Buttigieg Goes After Sanders’ Supporters
Buttigieg, who is competing with Sanders for the title of frontrunner after the elections New Hampshire, also used his time on stage to attack Sanders and his supporters.
Sanders supporters, also known as “Bernie Bros,” have come under fire recently for their response to a flyer made by Nevada’s Culinary Workers Union that said Sanders would “end Culinary Healthcare” under his Medicare-for-all policy.
After posting the flyer on Twitter, the union accused Sanders’ supporters of “viciously” attacking members of the group, and the organization’s top leaders told reporters they received threatening phone calls, emails, and tweets and that their personal information was doxxed.
“We have over 10.6 million people on Twitter, and 99.9 percent of them are decent human beings, are working people, are people who believe in justice, compassion, and love,” Sander’s said of his supporters. “And if there are a few people who make ugly remarks, who attack trade union leaders, I disown those people. They are not part of our movement.”
“Senator, when you say that you disown these attacks and you didn’t personally direct them, I believe you,” Buttigieg said. “But at a certain point, you got to ask yourself, why did this pattern arise? Why is it especially the case among your supporters that this happens?”
“I think you have to accept some responsibility and ask yourself what it is about your campaign in particular that seems to be motivating this behavior more than others,” he continued.
Court Rules Florida Can’t Bar Felons From Voting Over Unpaid Fines and Fees
- On Wednesday, a federal appeals court in Florida upheld an injunction on a law that bans felons from voting if they haven’t paid their legal fees.
- In 2018, Florida voters passed Amendment 4, which granted ex-felons the right to vote once they’ve completed all terms of their sentence.
- Then, in 2019, Florida’s legislature and Rep. Gov. Ron DeSantis passed a law mandating former felons to pay all court costs before getting access to voting polls.
- With the help of voting rights groups, 17 felons sued DeSantis and other state officials in an effort to overturn this law.
- The latest ruling only applies to the 17 felons in the lawsuit, but it is still seen as a victory for all Florida felons who wish to vote.
A federal appeals court in Florida said on Wednesday that for now, felons can no longer be barred from voting if they haven’t paid fines or fees from their cases.
A three-judge panel of the 11th U.S. Circuit Court of Appeals upheld a preliminary injunction of a state law that requires convicted felons to settle all legal fines and fees before they are able to get reinstated to vote. The panel agreed to suspend the law until there’s a final ruling on it.
The decision of the appeals court only applies to the 17 felons who sued Rep. Gov. Ron DeSantis and other state officials in an effort to overturn the law. The plaintiffs and the voting rights groups that represent them argued that the legislation equates to an unfair poll tax.
The appeals court judges agreed, and said that the legal financial obligations (LFOs) law “punishes those who cannot pay more harshly than those who can—and does so by continuing to deny them access to the ballot box.”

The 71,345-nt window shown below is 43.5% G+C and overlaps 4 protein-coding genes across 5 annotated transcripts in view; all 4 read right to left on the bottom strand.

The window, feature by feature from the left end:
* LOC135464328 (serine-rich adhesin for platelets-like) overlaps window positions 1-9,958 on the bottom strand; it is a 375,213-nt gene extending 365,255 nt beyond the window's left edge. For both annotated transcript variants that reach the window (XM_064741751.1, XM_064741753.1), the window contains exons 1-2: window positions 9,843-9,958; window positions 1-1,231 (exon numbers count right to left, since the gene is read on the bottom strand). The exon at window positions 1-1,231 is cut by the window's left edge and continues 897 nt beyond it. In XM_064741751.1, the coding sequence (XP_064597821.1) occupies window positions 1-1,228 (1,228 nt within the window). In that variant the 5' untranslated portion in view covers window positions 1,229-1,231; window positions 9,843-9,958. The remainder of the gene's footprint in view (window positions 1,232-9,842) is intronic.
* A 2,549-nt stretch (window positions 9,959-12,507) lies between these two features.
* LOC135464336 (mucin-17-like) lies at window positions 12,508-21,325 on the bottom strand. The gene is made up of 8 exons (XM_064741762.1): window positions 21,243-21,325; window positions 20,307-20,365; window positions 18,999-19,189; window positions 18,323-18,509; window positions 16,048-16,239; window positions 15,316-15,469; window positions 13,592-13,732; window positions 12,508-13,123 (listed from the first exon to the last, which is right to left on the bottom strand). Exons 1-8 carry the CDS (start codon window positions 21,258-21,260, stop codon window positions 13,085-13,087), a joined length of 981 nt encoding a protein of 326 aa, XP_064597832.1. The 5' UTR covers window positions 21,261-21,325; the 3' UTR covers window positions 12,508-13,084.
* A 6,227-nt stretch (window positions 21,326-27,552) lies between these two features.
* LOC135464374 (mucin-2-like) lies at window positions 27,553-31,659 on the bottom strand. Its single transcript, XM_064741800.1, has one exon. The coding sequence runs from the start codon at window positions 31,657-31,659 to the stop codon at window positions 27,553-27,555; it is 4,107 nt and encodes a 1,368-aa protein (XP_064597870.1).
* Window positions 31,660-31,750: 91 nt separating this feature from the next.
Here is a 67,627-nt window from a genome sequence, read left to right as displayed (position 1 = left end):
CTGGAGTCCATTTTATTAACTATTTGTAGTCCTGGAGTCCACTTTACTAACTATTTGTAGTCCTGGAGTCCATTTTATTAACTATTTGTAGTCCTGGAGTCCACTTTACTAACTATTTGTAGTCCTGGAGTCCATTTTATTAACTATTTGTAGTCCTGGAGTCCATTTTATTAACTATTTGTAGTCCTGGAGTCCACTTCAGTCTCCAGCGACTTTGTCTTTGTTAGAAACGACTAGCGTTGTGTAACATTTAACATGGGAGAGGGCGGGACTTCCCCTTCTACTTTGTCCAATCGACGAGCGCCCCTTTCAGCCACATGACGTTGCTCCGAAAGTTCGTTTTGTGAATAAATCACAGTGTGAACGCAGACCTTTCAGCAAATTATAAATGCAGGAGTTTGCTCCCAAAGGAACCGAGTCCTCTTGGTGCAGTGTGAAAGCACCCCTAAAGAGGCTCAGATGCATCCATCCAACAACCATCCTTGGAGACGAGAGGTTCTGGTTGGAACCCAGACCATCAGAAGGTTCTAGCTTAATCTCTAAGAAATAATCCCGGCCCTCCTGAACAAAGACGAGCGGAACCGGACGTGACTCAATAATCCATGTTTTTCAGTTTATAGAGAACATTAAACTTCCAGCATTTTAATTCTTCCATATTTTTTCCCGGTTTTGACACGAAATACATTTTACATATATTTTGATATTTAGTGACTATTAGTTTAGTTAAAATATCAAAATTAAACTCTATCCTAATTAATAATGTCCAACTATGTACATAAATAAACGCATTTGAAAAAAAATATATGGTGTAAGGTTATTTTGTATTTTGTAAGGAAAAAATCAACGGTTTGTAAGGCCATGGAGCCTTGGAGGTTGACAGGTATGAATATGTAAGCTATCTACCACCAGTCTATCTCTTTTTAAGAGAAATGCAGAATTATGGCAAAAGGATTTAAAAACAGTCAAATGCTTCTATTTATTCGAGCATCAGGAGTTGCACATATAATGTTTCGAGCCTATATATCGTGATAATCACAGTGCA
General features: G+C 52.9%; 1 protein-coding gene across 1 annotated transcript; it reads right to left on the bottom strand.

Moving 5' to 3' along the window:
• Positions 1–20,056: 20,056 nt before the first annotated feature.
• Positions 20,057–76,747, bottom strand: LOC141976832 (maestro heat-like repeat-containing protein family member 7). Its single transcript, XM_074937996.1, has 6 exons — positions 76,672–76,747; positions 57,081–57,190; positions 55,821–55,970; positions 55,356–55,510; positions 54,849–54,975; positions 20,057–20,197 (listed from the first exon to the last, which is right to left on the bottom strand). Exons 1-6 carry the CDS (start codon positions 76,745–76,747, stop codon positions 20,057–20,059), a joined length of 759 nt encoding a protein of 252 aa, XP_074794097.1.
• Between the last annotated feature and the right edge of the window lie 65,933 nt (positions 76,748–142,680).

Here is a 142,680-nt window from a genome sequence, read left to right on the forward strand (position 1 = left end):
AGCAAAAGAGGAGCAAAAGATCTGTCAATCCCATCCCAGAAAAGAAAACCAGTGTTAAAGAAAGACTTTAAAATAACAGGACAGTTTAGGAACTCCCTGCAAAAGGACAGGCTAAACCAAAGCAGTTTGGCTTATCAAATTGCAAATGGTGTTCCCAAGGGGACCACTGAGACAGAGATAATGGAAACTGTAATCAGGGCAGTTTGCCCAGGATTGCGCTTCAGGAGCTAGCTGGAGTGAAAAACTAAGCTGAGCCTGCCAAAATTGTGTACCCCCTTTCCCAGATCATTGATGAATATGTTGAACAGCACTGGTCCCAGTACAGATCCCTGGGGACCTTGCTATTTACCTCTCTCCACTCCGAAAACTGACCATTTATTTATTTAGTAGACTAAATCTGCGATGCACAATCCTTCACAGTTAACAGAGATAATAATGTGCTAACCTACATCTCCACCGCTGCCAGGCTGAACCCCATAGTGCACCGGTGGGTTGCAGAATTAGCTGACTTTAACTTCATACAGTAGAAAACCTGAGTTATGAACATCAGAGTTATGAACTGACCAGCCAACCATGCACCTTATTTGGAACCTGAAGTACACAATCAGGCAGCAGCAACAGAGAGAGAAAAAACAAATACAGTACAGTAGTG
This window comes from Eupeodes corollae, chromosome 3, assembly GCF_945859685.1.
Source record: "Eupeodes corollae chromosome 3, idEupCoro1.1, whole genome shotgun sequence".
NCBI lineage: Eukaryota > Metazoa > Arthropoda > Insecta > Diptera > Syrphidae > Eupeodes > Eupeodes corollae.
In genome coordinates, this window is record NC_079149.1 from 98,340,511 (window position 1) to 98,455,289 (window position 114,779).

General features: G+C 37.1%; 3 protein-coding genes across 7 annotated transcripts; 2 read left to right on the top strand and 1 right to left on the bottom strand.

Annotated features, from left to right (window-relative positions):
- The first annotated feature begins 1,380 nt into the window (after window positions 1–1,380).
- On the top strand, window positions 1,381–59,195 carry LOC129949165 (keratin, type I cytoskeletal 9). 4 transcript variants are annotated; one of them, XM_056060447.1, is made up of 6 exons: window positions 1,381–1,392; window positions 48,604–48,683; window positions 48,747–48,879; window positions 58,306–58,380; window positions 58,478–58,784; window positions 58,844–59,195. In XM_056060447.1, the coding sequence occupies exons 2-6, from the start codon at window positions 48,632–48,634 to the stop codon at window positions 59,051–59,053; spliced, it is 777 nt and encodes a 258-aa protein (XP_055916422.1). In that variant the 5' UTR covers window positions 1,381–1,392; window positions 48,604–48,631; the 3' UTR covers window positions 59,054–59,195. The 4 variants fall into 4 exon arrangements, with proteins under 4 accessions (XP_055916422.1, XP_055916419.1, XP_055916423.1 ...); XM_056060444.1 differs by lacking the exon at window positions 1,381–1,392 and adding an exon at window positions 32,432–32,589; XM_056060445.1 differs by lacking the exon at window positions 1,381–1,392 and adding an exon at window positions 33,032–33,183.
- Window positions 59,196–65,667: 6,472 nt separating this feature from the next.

While Wednesday’s ruling only applies to the 17 felons in the lawsuit, it is still seen as a victory for all Florida felons. A trial for the plaintiffs is still pending but slated to begin in April, and that’s when the overall constitutionality of the LFO law will be decided.
“This is a tremendous win for our clients and for our democracy,” Sean Morales-Doyle, a senior counsel for the Brennan Center for Justice, told NBC.
Background on Felon Voting Restrictions
Until recently, Florida automatically prohibited all felons from the right to vote ever again. This changed in late 2018 when an overwhelming majority of Florida voters passed Amendment 4, which granted ex-felons the right to vote once they’ve completed all terms of their sentence. Those with murder or felony sex convictions were exempt from this change.
The passing of Amendment 4 restored voting rights to an estimated 1.4 million people.
Last year, the Republican-led legislature and Gov. DeSantis passed the law that mandated that former felons pay all court costs before getting access to voting polls.
Supporters of the LFO law argued that Amendment 4 was not meant to restore voting rights for all felons, but only those who have “paid their debt to society,” including monetary fees.
Helen Aguirre Ferré, the Communications Director for DeSantis, responded to the Wednesday decision in a tweet.
“We disagree and will appeal en banc,” Ferré said.
Looking Ahead to 2020 Election
The recent ruling is especially significant as the 2020 presidential election approaches. Wednesday’s decision means that the 17 plaintiffs in the lawsuit are eligible to vote in Florida’s presidential primary next month, though other felons with outstanding legal fines or fees are still not.
However, it is possible that by the end of the upcoming April trial, the legal financial requirement law will be deemed unconstitutional, which will allow all Florida felons to vote whether or not they’ve paid the fines and fees from their cases. But if that’s the case, DeSantis and the defendants are still likely to appeal that ruling as well to a higher court.
It is unclear how this is all going to end. Some believe that the courts will move quickly to get it settled before the 2020 election, but the timeline is not fully set. Many expect that this particular case could be taken all the way to the U.S. Supreme Court and ultimately be decided on there.